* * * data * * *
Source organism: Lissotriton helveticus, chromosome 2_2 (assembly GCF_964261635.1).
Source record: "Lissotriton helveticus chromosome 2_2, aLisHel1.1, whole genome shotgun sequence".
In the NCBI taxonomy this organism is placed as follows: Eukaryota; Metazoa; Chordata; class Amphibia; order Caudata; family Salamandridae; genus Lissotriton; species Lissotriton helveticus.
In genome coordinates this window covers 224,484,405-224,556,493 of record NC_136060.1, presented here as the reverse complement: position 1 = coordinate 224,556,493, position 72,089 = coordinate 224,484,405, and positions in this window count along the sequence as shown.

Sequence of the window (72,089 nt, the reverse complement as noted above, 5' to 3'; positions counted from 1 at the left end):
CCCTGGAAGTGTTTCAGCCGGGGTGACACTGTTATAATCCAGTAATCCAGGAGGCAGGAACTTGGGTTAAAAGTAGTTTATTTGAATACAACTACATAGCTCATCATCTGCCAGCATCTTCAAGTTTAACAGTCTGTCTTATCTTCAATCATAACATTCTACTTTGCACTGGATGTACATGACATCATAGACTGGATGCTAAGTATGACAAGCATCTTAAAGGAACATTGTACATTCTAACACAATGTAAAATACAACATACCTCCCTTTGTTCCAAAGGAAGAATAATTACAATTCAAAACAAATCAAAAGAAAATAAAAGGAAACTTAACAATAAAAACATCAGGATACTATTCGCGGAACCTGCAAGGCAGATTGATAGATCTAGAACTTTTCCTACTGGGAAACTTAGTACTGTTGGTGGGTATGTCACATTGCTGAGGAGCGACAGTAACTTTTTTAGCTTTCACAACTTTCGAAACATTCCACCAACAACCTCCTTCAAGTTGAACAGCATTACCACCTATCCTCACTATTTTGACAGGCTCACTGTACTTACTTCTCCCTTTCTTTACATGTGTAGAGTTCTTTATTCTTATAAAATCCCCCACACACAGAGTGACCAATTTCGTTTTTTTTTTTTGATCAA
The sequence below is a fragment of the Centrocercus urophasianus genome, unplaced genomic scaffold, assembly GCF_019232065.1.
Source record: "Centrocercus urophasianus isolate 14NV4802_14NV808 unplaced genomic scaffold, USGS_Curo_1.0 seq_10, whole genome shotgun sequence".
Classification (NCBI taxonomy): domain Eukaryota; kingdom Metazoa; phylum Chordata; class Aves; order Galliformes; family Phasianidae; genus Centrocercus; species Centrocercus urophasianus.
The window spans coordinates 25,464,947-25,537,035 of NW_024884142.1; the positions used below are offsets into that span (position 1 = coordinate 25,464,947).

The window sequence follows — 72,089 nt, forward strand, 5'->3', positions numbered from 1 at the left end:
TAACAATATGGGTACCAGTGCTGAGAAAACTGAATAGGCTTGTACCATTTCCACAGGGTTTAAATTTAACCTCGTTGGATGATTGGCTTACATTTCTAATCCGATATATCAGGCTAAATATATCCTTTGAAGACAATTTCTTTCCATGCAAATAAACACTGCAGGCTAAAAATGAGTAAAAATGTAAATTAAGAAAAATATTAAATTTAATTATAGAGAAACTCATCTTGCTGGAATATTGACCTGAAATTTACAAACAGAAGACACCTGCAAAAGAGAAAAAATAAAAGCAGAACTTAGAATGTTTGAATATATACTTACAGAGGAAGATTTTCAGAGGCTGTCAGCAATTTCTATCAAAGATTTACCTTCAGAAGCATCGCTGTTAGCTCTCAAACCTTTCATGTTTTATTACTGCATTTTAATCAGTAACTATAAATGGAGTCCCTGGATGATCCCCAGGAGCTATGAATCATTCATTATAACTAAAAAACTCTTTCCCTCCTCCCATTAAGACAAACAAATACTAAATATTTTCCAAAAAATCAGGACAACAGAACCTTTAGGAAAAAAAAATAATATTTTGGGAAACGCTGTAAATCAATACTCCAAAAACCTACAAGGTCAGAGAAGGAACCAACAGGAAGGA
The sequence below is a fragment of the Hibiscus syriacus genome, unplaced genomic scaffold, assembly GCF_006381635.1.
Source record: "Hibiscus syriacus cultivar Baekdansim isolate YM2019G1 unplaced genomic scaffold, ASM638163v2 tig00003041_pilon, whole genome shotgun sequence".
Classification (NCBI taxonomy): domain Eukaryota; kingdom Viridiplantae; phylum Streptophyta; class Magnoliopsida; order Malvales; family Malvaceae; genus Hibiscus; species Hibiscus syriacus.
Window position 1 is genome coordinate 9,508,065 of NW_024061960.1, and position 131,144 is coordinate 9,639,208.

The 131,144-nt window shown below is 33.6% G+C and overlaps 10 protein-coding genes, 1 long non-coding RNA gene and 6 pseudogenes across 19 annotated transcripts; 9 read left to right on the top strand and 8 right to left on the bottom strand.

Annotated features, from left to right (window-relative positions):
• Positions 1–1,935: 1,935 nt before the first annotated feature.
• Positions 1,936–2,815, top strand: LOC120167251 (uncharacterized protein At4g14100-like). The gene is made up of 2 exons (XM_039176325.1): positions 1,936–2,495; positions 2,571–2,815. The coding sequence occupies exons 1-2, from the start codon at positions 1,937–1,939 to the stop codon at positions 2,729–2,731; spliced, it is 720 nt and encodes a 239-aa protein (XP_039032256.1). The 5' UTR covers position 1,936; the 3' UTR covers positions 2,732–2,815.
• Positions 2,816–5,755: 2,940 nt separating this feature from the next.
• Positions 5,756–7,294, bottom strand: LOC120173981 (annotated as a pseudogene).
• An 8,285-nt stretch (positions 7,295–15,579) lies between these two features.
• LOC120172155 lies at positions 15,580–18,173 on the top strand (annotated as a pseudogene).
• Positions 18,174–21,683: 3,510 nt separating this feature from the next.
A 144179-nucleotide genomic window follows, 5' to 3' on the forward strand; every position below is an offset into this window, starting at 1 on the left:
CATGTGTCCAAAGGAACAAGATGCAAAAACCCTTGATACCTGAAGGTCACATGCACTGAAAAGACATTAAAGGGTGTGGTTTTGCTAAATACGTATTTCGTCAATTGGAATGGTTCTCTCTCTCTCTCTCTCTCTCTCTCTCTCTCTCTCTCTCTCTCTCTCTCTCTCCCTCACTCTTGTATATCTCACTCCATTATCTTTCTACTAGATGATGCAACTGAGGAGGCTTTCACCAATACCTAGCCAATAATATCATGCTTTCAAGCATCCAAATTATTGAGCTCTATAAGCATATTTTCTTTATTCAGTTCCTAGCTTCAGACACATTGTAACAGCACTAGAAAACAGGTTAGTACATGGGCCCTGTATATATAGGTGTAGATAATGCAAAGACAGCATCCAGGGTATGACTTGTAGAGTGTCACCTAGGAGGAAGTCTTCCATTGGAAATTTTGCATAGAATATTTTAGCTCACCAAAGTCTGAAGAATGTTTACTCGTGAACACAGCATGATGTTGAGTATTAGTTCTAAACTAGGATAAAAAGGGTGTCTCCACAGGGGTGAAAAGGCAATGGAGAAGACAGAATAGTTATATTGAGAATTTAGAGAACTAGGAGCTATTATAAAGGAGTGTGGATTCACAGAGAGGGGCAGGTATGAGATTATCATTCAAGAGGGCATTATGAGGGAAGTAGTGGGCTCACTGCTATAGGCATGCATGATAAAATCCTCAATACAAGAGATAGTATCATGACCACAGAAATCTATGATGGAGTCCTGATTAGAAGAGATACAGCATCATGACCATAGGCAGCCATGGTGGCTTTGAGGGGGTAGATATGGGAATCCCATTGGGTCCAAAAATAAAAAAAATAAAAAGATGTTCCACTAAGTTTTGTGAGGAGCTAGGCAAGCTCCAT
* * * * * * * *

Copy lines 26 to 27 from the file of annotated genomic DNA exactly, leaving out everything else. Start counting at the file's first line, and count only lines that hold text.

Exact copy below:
A 144179-nucleotide genomic window follows, 5' to 3' on the forward strand; every position below is an offset into this window, starting at 1 on the left:
CATGTGTCCAAAGGAACAAGATGCAAAAACCCTTGATACCTGAAGGTCACATGCACTGAAAAGACATTAAAGGGTGTGGTTTTGCTAAATACGTATTTCGTCAATTGGAATGGTTCTCTCTCTCTCTCTCTCTCTCTCTCTCTCTCTCTCTCTCTCTCTCTCTCTCTCCCTCACTCTTGTATATCTCACTCCATTATCTTTCTACTAGATGATGCAACTGAGGAGGCTTTCACCAATACCTAGCCAATAATATCATGCTTTCAAGCATCCAAATTATTGAGCTCTATAAGCATATTTTCTTTATTCAGTTCCTAGCTTCAGACACATTGTAACAGCACTAGAAAACAGGTTAGTACATGGGCCCTGTATATATAGGTGTAGATAATGCAAAGACAGCATCCAGGGTATGACTTGTAGAGTGTCACCTAGGAGGAAGTCTTCCATTGGAAATTTTGCATAGAATATTTTAGCTCACCAAAGTCTGAAGAATGTTTACTCGTGAACACAGCATGATGTTGAGTATTAGTTCTAAACTAGGATAAAAAGGGTGTCTCCACAGGGGTGAAAAGGCAATGGAGAAGACAGAATAGTTATATTGAGAATTTAGAGAACTAGGAGCTATTATAAAGGAGTGTGGATTCACAGAGAGGGGCAGGTATGAGATTATCATTCAAGAGGGCATTATGAGGGAAGTAGTGGGCTCACTGCTATAGGCATGCATGATAAAATCCTCAATACAAGAGATAGTATCATGACCACAGAAATCTATGATGGAGTCCTGATTAGAAGAGATACAGCATCATGACCATAGGCAGCCATGGTGGCTTTGAGGGGGTAGATATGGGAATCCCATTGGGTCCAAAAATAAAAAAAATAAAAAGATGTTCCACTAAGTTTTGTGAGGAGCTAGGCAAGCTCCAT